Up for sale today we have a 1995 RS250 Reggiani Race Replica. The RS250 was first released in 1994 after Aprilia pocketed both the 125cc and 250cc championships. While RS250s were mostly popular in Europe, some examples, including this one on BAT, have made their way into collections stateside.
The RS250 is what you would get if you plucked a commoner out of Japan and took them on a shopping spree in the Milan Fashion District. Swap the Asics for some Ferragamos. Aprilia realized there was no need to reinvent the wheel to make their way to the top step of a highly contested 250cc class. They started with Suzuki’s RGV250 engine and wrapped it in go-fast bits. The seller does a good job detailing the specs in the listing so I’ll stay out of the way there.
To keep up appearances, Aprilia had to boost the power spec so their owners could scoff at regular 250s wherever they went. With some tweaks, Aprilia claimed they got 72.5 hp but that number was a bit lower in reality. I don’t think the hp number is all that important for these bikes anyway. The experience of riding a two-stroke race bike on the street is really what you are buying. If you do fancy a bit more power check out this exhaust system from Tyga Performance.
Looking at the frame of the RS250 compared to its Japanese counterparts, you see the distinct design philosophies that have goverened everything that has come out of Japan and Italy. Keep in mind, this isn’t just a pretty face. The swingarm is asymmetrical to allow for more cornering clearance with the exhaust, the frame is made out of magnesium and aluminum to keep the weight down, and the Brembo binders that pinch two 298mm discs up front are more than adequate for race use.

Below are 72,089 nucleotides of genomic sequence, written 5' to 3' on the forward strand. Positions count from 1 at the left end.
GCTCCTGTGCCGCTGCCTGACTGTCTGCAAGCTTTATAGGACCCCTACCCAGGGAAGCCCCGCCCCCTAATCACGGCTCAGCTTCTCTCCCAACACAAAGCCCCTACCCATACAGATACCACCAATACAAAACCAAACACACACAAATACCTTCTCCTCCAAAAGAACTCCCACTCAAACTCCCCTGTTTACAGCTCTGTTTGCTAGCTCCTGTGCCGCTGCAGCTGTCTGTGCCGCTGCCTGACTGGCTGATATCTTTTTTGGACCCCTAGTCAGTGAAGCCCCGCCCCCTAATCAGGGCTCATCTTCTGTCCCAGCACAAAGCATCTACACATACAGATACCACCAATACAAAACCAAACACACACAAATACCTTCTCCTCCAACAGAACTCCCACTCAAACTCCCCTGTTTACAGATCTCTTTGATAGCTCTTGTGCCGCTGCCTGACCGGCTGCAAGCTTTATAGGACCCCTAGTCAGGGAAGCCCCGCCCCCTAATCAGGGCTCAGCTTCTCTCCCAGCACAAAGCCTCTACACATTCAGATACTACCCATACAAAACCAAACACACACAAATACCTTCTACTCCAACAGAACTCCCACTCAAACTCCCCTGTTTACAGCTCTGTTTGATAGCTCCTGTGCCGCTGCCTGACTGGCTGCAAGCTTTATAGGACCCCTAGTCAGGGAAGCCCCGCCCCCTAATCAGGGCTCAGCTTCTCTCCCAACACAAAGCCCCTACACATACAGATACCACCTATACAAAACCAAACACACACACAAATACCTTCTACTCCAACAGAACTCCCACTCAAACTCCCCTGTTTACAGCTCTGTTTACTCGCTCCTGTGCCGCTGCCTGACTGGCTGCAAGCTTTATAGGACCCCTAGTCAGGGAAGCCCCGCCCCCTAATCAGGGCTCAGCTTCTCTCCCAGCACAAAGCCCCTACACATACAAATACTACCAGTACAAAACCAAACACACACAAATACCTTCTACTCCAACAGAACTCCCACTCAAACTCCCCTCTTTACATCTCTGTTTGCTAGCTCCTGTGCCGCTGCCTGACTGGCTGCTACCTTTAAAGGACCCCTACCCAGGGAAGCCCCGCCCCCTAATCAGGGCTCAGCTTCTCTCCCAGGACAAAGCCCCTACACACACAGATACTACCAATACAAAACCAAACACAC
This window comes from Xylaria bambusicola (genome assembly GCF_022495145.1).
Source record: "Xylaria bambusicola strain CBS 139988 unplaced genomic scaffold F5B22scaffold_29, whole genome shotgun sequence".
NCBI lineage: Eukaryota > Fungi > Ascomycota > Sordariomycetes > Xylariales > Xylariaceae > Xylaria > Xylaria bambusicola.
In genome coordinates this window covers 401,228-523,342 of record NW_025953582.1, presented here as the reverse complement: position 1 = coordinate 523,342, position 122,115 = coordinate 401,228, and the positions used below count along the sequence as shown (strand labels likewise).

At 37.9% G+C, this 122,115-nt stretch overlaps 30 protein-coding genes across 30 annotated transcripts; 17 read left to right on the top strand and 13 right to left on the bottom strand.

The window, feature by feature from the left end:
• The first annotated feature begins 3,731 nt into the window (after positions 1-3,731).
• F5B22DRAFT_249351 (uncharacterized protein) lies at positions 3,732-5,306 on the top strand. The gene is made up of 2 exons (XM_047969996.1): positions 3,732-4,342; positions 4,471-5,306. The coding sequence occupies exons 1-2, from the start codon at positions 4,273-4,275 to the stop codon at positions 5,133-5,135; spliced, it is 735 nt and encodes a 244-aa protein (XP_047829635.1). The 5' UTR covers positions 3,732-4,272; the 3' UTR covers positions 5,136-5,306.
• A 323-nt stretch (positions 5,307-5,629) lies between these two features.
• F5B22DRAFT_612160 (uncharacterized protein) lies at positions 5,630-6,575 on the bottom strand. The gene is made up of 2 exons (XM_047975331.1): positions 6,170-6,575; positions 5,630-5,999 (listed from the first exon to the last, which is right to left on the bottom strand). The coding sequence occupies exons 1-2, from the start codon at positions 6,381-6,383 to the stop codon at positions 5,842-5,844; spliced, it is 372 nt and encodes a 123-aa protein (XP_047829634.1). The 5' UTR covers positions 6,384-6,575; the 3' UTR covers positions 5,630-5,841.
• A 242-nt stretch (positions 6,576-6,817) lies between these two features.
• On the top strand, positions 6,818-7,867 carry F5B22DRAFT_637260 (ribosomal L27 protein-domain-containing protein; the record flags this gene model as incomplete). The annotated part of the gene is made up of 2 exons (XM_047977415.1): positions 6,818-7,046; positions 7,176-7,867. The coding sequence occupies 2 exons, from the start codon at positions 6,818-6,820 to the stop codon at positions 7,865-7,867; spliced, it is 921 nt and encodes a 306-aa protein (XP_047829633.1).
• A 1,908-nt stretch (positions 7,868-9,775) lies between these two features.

The seller completed a pretty thorough overhaul of the engine. They say a picture is worth a thousand words and there about 7 pictures of the engine overhaul in the listing and 3 videos of the bike running so have at it.
From the seller:
This 1995 Aprilia RS250 was produced as a tribute to Aprilia factory rider Loris Reggiani and is powered by a 249cc two-stroke V-twin paired with a six-speed transmission. The bike is finished in red, purple, and gray and is equipped with a solo saddle, a tinted windscreen, adjustable suspension, a Zeeltronics programable ECU, a two-into-two exhaust system, twin Mikuni carburetors, triple Brembo disc brakes, and 17″ wheels. The bike was reportedly first registered in the Netherlands, and was acquired by the seller in 2019 in Florida and subsequently relocated to Texas. Work under current ownership included overhauls of the engine and suspension, and replacing the ECU, tires, and more. This RS250 is now offered with receipts and a clean Texas title in the seller’s name that lists it as a 1996 model.
With 5,700 miles and a fresh rebuild, this bike seems like it’s in pretty good mechanical and cosmetic condition. A clean 1995 RS250 Chesterfield with just over 4,000 was listed for $14K and sold in 6/21 on RSBFS!
I’ll be honest. By the time I started following road racing, in my mind, two smokers were pretty much equivalent to Nokia bar phones. That being said, the only thing the two have in common are the era in which they were mainstream. The comparison stops there.